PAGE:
Gazprom Media is expected to pay $15 million for the Internet resource, a Russian equivalent of the U.S. site YouTube, which allows users to upload videos for general viewing, Kommersant said.
RuTube owners Oleg Volobuyev and Mikhail Paulkin, who are believed to retain stakes in the venture, have neither confirmed nor denied the deal. Gazprom Media said it was too early to comment, the paper said.
Analysts said the Internet resource is heavily overpriced, but admit that valuing it is difficult.
"I believe the company has been overvalued," said Roman Simonov, managing director of Delta Private Equity Partners investment fund, quoted by the paper. "But it is difficult to give a fair price as it is based on growth expectations for Internet advertising."
RuTube.ru is currently visited by some 5.5 million people per month, or 400,000 daily, compared with around 150,000 visitors per day last July.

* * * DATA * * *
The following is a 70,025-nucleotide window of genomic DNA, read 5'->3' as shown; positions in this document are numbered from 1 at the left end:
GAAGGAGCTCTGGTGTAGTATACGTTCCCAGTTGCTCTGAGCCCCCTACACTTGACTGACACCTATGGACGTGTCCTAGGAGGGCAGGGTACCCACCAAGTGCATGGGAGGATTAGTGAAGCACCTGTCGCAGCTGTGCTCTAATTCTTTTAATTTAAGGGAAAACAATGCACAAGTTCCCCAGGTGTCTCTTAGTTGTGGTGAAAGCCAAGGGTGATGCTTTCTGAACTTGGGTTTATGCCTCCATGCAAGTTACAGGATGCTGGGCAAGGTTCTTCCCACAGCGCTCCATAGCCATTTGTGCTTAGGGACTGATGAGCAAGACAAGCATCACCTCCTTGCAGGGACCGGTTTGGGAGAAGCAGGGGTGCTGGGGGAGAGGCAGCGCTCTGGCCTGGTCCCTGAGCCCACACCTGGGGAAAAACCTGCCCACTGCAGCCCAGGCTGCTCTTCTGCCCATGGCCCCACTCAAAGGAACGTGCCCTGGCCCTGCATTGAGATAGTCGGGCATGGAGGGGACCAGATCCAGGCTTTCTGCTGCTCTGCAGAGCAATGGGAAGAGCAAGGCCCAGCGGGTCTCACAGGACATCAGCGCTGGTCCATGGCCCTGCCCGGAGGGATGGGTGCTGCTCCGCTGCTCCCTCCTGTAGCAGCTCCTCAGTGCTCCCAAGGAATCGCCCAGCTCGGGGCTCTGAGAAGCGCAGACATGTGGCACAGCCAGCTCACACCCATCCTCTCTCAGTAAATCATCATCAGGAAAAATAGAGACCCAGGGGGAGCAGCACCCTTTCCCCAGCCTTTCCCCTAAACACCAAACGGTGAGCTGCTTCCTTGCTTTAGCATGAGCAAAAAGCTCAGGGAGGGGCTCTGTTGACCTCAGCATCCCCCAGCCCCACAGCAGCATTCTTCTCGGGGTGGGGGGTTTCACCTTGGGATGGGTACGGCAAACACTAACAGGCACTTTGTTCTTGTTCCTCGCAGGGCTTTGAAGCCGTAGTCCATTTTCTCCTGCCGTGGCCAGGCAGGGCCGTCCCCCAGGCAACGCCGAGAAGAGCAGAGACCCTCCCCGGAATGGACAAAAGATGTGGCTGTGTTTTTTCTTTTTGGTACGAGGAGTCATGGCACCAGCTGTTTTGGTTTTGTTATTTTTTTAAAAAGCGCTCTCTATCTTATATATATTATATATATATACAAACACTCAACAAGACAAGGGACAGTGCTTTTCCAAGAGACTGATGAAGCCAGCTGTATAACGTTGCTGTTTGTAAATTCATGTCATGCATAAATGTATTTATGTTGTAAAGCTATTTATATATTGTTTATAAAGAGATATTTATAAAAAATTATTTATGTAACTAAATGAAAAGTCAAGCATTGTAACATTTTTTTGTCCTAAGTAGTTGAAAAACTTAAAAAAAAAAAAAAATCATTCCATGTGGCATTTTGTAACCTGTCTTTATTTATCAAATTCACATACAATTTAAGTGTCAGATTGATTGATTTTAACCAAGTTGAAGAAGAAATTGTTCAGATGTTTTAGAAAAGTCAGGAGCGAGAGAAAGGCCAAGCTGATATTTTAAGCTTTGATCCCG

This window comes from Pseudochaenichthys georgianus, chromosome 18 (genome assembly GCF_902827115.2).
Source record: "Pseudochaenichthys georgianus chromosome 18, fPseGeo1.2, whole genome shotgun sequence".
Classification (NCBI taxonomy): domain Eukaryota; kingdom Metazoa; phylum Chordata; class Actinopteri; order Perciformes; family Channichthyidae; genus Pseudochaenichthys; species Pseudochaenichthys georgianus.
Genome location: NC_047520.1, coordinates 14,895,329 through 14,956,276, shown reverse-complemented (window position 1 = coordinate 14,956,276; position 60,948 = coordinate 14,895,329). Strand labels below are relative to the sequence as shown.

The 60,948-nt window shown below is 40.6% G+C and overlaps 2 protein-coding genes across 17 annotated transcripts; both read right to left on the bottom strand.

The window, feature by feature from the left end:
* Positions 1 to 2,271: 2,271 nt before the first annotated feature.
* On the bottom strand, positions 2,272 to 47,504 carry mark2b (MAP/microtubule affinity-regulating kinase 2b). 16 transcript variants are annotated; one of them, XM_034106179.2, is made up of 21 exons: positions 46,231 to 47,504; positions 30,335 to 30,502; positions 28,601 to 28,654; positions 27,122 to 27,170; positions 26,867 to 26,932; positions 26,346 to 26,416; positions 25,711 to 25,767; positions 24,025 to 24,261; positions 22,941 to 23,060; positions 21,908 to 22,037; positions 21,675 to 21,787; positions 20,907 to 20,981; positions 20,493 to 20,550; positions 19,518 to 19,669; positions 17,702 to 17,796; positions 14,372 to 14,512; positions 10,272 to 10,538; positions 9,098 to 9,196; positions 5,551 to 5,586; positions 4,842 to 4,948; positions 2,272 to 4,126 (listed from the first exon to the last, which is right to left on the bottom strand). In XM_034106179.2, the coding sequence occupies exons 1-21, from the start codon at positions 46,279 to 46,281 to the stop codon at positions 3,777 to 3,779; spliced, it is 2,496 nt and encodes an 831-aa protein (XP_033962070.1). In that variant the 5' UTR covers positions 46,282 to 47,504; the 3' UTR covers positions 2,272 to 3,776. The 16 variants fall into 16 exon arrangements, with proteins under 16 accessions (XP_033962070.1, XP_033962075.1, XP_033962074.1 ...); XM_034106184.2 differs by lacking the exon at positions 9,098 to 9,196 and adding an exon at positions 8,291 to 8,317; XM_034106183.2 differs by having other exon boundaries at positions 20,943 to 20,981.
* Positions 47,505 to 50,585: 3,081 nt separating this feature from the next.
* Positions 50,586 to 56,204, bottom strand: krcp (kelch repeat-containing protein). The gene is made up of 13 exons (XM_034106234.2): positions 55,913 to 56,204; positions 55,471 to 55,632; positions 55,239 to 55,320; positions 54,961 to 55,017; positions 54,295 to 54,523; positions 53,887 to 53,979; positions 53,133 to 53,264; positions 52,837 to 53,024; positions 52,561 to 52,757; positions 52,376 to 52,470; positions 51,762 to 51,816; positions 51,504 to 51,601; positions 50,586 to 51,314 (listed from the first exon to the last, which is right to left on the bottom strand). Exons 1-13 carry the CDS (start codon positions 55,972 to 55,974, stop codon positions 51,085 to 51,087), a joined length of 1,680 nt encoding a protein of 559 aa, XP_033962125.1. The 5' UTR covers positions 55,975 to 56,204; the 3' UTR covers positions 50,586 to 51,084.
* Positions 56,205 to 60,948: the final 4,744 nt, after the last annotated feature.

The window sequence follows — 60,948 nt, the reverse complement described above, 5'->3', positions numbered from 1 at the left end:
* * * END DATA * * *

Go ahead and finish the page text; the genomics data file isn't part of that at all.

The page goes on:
Former RuTube designer Askar Tuganbayev told the paper the portal could stop being available to downloads by Internet users and be turned into "a sort of branch of the TNT channel" controlled by Gazprom Media.
Gazprom has been criticized for its buyouts of media critical of the Kremlin. The monopoly has bought controlling stakes in the NTV television channel from exiled media tycoon Vladimir Gusinsky, in Kommersant, five radio stations including Ekho Moskvy, and acquired a series of other media assets.
Echoing Tuganbayev's fears, Nikolai Mityushin, head of investment at ABRT venture fund, said: "They are not after [the portal's] content downloaded by users. Gazprom Media needs a springboard to start online broadcasting."
The banker said the company's emergence on the Internet is a logical step considering growing Internet video ratings.
Add to blog
You may place this material on your blog by copying the link.
Image Galleries: Nature Vs Сivilization
Infographics: Racing in Sochi
The British experience can be instructive for Russia. London retains its British Commonwealth if it wants to use this as a foundation for integration in the future. That’s a valuable lesson for Russian experts who are calling for an end to “ineffective” associations like the CIS, the Russian World and others.